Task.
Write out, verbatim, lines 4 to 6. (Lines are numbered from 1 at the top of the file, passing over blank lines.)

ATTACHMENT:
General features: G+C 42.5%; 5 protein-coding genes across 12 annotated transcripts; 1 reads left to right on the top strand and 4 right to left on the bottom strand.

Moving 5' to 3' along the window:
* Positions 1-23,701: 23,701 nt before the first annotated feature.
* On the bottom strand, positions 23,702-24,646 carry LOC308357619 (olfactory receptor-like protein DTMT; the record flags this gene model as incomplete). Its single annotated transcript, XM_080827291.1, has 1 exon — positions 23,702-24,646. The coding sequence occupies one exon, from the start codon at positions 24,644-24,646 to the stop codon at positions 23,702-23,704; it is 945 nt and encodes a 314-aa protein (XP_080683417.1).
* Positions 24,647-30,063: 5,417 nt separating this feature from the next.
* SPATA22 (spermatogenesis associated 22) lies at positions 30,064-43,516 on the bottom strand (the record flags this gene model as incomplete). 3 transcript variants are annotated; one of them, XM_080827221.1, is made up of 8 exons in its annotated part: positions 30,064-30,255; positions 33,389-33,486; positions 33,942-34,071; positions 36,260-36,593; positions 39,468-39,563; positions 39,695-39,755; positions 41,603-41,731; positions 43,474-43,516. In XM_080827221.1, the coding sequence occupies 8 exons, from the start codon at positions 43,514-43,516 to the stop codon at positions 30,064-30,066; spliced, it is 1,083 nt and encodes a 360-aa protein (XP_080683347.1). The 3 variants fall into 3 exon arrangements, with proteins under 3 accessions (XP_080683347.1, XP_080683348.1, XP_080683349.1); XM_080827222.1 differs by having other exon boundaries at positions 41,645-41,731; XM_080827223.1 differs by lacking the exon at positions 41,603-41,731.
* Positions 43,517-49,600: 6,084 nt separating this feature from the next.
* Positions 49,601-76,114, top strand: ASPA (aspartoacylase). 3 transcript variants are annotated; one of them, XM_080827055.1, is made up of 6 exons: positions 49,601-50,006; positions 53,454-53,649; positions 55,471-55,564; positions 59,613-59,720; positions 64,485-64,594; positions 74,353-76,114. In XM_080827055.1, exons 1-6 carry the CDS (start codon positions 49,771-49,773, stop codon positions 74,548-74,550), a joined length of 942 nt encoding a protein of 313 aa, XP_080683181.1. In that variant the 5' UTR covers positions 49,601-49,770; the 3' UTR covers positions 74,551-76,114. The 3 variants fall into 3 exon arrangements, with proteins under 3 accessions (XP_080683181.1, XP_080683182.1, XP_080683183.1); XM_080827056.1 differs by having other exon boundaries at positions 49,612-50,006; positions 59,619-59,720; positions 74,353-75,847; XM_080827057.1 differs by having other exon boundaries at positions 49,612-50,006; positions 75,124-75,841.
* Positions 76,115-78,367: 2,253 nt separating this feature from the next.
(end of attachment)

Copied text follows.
* On the bottom strand, positions 23,702-24,646 carry LOC308357619 (olfactory receptor-like protein DTMT; the record flags this gene model as incomplete). Its single annotated transcript, XM_080827291.1, has 1 exon — positions 23,702-24,646. The coding sequence occupies one exon, from the start codon at positions 24,644-24,646 to the stop codon at positions 23,702-23,704; it is 945 nt and encodes a 314-aa protein (XP_080683417.1).
* Positions 24,647-30,063: 5,417 nt separating this feature from the next.
* SPATA22 (spermatogenesis associated 22) lies at positions 30,064-43,516 on the bottom strand (the record flags this gene model as incomplete). 3 transcript variants are annotated; one of them, XM_080827221.1, is made up of 8 exons in its annotated part: positions 30,064-30,255; positions 33,389-33,486; positions 33,942-34,071; positions 36,260-36,593; positions 39,468-39,563; positions 39,695-39,755; positions 41,603-41,731; positions 43,474-43,516. In XM_080827221.1, the coding sequence occupies 8 exons, from the start codon at positions 43,514-43,516 to the stop codon at positions 30,064-30,066; spliced, it is 1,083 nt and encodes a 360-aa protein (XP_080683347.1). The 3 variants fall into 3 exon arrangements, with proteins under 3 accessions (XP_080683347.1, XP_080683348.1, XP_080683349.1); XM_080827222.1 differs by having other exon boundaries at positions 41,645-41,731; XM_080827223.1 differs by lacking the exon at positions 41,603-41,731.